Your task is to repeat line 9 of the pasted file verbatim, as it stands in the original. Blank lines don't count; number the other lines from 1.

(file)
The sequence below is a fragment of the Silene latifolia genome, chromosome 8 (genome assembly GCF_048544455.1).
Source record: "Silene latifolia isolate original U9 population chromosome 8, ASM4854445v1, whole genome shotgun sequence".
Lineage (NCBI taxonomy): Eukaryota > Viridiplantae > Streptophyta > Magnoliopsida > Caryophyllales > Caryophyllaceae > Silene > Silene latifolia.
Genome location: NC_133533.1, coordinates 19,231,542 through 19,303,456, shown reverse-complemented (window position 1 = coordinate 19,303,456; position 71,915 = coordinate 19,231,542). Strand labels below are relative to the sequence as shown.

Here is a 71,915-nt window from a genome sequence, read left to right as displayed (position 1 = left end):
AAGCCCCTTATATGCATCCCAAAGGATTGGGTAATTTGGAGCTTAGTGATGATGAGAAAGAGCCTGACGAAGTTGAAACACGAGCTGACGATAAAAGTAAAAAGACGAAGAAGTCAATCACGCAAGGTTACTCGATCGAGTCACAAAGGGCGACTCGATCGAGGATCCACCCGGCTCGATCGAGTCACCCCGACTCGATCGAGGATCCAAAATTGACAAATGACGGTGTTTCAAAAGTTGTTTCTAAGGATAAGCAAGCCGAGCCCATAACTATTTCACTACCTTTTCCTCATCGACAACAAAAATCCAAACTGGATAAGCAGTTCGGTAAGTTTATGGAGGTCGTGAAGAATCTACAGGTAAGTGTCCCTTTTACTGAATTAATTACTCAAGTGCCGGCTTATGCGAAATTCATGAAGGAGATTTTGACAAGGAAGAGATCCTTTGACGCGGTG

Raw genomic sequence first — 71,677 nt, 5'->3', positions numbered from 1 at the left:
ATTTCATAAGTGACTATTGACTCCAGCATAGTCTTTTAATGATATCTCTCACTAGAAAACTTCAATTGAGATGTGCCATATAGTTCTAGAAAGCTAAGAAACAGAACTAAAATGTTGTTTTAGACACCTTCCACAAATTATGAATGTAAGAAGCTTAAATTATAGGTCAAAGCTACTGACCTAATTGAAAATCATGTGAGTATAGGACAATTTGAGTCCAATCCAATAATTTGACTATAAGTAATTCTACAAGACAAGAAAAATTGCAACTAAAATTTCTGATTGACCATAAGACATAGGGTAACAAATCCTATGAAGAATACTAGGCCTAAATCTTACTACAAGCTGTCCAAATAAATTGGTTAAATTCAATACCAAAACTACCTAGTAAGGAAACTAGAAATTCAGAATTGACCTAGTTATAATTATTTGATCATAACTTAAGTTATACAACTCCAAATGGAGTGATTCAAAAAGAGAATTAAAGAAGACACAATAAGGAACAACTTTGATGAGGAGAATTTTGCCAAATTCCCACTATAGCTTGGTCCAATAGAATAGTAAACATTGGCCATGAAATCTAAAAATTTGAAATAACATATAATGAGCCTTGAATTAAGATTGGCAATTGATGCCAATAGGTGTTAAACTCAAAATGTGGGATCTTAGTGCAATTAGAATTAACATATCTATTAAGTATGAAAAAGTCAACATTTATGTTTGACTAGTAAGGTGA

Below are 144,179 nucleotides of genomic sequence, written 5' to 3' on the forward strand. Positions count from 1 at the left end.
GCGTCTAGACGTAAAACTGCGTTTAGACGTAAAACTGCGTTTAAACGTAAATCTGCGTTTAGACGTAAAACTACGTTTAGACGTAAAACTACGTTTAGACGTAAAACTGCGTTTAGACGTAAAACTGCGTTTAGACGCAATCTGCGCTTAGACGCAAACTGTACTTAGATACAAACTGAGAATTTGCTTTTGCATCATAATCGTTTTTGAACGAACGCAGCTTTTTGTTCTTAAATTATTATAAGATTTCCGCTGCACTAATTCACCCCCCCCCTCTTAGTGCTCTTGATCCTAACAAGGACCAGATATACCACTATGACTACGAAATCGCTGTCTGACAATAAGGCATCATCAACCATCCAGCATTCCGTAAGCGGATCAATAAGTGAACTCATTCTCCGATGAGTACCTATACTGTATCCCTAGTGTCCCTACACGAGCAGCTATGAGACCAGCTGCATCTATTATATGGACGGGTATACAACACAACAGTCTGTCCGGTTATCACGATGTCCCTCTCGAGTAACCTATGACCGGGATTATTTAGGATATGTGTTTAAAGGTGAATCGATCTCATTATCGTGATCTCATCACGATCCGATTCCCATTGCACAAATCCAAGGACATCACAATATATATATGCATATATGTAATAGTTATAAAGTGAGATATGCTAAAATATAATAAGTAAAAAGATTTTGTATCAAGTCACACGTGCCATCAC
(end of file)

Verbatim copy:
Below are 144,179 nucleotides of genomic sequence, written 5' to 3' on the forward strand. Positions count from 1 at the left end.